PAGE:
Business Loans for Startups: Other Options for Startup Funding 

Typically, a business is going to need to combine more than one type of funding to start and run a business.  Of course, traditional investors are the funding source of choice. However, investors are not an option for everyone.  Here are a couple of other options. 


What is the newest innovation in small business funding? It is actually quite an arousing invention. Crowdfunding sites allow you to pitch your business to thousands of micro investors. Anyone who wants a piece of the action can buy a piece of the proverbial pie. 

Investors pledge amounts on a broad spectrum depending on the campaign and the platform used. They may give $80, they may give $150, or they may give over $500. 

Though not always required, most entrepreneurs offer rewards to investors for their generosity. Most often, this comes in the form of the product the business will be selling. Different levels of giving result in different rewards. For example, a $50 gift may get your product A, and a $100 gift will get you and upgraded version of product A.  Find out more about crowdfunding here and here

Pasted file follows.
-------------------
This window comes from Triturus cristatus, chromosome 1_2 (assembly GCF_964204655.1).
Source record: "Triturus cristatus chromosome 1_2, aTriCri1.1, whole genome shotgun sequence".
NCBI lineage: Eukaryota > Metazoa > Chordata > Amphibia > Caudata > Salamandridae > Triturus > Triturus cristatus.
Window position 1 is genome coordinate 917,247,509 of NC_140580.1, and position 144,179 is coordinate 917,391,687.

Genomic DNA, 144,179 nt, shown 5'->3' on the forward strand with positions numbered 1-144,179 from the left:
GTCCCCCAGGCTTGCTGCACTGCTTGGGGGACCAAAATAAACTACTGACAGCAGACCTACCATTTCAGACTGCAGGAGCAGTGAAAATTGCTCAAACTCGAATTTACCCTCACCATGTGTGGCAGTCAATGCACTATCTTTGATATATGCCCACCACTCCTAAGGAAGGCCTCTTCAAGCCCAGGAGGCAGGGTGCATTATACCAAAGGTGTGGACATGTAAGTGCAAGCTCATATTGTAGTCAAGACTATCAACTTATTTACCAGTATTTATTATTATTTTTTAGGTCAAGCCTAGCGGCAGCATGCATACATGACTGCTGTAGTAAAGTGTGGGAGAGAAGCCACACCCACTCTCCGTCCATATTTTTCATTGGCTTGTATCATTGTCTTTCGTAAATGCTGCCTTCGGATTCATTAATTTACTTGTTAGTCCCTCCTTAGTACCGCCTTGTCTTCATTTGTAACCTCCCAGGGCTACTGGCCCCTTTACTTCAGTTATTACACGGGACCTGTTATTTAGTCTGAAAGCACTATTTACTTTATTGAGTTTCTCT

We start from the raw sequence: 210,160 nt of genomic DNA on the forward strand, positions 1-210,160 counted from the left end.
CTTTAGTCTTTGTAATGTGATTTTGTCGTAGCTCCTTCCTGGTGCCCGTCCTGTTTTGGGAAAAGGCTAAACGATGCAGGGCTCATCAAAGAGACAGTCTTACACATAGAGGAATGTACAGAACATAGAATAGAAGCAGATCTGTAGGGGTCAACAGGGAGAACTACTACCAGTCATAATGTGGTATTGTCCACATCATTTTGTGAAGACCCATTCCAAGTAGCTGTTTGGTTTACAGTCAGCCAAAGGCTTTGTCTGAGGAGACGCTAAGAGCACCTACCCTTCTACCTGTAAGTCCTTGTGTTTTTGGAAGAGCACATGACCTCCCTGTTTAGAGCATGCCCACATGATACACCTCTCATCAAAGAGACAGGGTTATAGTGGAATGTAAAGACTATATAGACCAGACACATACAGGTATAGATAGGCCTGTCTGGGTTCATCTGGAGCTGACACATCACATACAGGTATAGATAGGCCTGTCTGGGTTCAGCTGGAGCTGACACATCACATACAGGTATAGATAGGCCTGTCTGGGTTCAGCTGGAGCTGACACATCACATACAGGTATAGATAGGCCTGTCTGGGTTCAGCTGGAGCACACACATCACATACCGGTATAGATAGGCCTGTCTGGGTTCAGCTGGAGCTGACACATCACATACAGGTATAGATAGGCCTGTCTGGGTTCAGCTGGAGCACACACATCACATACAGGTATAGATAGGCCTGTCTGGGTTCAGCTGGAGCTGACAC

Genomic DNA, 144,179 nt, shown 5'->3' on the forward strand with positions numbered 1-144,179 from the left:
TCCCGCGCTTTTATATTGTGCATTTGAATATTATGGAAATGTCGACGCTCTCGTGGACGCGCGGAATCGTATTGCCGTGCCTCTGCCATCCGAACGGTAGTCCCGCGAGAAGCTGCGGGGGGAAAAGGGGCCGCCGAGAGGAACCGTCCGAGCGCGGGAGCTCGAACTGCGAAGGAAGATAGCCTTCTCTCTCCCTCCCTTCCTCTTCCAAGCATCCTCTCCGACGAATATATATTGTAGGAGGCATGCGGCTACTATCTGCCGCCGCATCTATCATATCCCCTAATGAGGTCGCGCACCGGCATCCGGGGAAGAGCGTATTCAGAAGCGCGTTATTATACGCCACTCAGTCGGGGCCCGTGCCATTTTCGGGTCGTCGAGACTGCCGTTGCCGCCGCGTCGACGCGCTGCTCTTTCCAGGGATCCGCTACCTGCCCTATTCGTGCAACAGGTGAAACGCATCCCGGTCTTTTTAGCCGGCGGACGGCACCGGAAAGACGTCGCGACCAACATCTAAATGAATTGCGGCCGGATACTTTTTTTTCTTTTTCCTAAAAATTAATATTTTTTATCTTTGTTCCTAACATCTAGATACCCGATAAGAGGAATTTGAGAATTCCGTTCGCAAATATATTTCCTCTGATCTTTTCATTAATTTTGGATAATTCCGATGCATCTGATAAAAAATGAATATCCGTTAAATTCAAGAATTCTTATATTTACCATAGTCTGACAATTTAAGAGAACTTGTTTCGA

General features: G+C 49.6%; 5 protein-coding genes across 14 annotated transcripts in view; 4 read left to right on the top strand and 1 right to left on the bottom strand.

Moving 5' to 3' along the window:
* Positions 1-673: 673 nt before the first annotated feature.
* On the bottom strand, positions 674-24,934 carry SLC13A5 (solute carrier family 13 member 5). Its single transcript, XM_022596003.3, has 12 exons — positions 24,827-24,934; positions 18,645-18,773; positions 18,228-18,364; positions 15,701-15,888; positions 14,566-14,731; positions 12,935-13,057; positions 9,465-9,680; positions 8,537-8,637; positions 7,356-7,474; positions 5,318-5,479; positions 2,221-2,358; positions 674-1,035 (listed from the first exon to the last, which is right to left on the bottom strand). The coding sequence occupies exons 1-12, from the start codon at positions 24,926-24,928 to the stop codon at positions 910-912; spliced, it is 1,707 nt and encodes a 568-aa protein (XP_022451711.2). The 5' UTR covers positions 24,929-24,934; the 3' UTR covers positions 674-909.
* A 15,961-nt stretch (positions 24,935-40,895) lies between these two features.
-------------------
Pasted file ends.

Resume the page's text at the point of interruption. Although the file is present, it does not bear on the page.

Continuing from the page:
Angel Investors

Angel investors come in all shapes and sizes.  From investment firms to your mom, virtually anyone can swoop in and lift a company up financially.  Some of the top angel investments have become companies that change the world. Learn more about this option here

Business Loans for Startups: Work on Overall Fundability

You need to start working on business fundability from day one, before you even think about business loans for startups. There are several reasons for this, but the most important one is that it fundability is starting long before you realize it.  So much goes into it that you probably do not even realize. In fact, some of it is not even related to your business. Learn more about fundability, how it starts, and how to make it strong here